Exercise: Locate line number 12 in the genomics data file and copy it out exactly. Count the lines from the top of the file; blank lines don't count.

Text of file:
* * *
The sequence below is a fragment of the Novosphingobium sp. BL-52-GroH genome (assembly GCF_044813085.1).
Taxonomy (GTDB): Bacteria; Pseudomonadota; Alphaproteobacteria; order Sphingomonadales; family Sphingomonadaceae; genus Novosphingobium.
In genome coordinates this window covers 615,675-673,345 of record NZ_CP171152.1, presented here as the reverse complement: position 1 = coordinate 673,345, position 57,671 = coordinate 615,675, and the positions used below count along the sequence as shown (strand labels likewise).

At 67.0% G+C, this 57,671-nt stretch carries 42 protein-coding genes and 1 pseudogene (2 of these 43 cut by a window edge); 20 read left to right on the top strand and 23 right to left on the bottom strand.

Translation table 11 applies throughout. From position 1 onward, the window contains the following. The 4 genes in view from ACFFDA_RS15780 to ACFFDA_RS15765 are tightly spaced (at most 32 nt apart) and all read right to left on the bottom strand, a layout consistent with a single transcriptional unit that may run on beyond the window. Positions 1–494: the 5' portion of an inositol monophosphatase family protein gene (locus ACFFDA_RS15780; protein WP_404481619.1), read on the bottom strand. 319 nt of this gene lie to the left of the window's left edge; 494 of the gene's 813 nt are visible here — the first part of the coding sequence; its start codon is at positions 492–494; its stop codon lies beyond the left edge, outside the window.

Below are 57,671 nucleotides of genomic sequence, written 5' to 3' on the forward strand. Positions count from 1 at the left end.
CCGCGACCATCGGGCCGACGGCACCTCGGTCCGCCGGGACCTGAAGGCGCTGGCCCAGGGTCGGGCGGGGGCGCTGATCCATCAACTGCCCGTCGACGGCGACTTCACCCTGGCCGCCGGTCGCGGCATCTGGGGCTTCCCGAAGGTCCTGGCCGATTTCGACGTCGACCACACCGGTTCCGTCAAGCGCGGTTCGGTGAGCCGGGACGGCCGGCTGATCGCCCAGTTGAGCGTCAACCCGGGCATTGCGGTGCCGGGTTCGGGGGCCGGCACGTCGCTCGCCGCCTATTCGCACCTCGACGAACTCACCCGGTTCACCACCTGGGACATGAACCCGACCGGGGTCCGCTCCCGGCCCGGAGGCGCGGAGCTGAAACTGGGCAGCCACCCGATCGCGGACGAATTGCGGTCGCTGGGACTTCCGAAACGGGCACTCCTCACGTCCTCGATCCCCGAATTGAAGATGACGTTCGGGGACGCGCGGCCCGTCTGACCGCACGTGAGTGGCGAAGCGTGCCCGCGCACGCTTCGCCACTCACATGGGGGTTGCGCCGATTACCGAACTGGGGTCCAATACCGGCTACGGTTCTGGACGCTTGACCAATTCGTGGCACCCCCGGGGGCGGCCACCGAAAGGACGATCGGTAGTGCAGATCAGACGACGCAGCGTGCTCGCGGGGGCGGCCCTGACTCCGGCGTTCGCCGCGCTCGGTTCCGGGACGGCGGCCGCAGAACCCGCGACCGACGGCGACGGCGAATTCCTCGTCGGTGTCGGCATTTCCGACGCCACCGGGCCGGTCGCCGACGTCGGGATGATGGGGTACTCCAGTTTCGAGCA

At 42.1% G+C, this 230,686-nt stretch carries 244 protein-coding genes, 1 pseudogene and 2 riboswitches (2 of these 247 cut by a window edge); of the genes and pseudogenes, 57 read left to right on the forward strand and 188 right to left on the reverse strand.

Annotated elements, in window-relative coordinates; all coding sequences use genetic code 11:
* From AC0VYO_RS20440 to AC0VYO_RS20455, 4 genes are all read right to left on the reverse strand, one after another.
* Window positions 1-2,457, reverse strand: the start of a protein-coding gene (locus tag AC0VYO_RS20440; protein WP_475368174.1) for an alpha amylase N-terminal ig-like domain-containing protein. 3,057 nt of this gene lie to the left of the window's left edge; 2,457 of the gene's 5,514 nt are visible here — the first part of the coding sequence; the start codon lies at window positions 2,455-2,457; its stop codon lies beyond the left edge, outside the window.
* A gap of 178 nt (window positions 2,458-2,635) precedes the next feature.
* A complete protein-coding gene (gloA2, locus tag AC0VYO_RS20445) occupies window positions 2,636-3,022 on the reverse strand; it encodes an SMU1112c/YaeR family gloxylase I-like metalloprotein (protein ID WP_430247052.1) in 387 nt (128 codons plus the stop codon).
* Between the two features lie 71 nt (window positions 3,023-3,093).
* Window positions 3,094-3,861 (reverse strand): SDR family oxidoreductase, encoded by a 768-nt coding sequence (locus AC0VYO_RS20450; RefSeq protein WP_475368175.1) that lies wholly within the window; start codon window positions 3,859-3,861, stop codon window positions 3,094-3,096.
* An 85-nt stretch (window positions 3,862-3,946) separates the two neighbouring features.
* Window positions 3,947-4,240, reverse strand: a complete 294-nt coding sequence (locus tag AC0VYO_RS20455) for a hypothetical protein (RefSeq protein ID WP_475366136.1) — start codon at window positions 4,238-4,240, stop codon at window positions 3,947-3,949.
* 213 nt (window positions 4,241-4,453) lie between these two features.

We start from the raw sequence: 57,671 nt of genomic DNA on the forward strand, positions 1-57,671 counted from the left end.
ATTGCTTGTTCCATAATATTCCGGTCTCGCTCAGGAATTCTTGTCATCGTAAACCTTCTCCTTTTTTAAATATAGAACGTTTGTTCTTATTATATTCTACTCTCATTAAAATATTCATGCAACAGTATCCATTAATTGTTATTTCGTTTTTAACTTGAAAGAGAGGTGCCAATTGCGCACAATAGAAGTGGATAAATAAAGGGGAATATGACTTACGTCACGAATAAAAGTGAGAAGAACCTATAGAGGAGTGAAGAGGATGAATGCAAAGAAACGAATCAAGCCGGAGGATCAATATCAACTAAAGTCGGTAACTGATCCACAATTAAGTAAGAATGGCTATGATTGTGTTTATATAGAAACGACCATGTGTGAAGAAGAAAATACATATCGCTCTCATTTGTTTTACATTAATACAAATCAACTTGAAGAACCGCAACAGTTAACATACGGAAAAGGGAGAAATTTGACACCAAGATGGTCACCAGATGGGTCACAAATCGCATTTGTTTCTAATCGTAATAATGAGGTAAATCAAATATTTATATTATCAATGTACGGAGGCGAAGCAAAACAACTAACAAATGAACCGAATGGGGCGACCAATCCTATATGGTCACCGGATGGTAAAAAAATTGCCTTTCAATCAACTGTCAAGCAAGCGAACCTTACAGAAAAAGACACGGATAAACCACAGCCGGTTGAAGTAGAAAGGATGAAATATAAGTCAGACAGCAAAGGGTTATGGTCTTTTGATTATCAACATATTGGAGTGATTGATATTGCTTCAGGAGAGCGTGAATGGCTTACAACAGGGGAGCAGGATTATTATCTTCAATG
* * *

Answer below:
* A gap of 178 nt (window positions 2,458-2,635) precedes the next feature.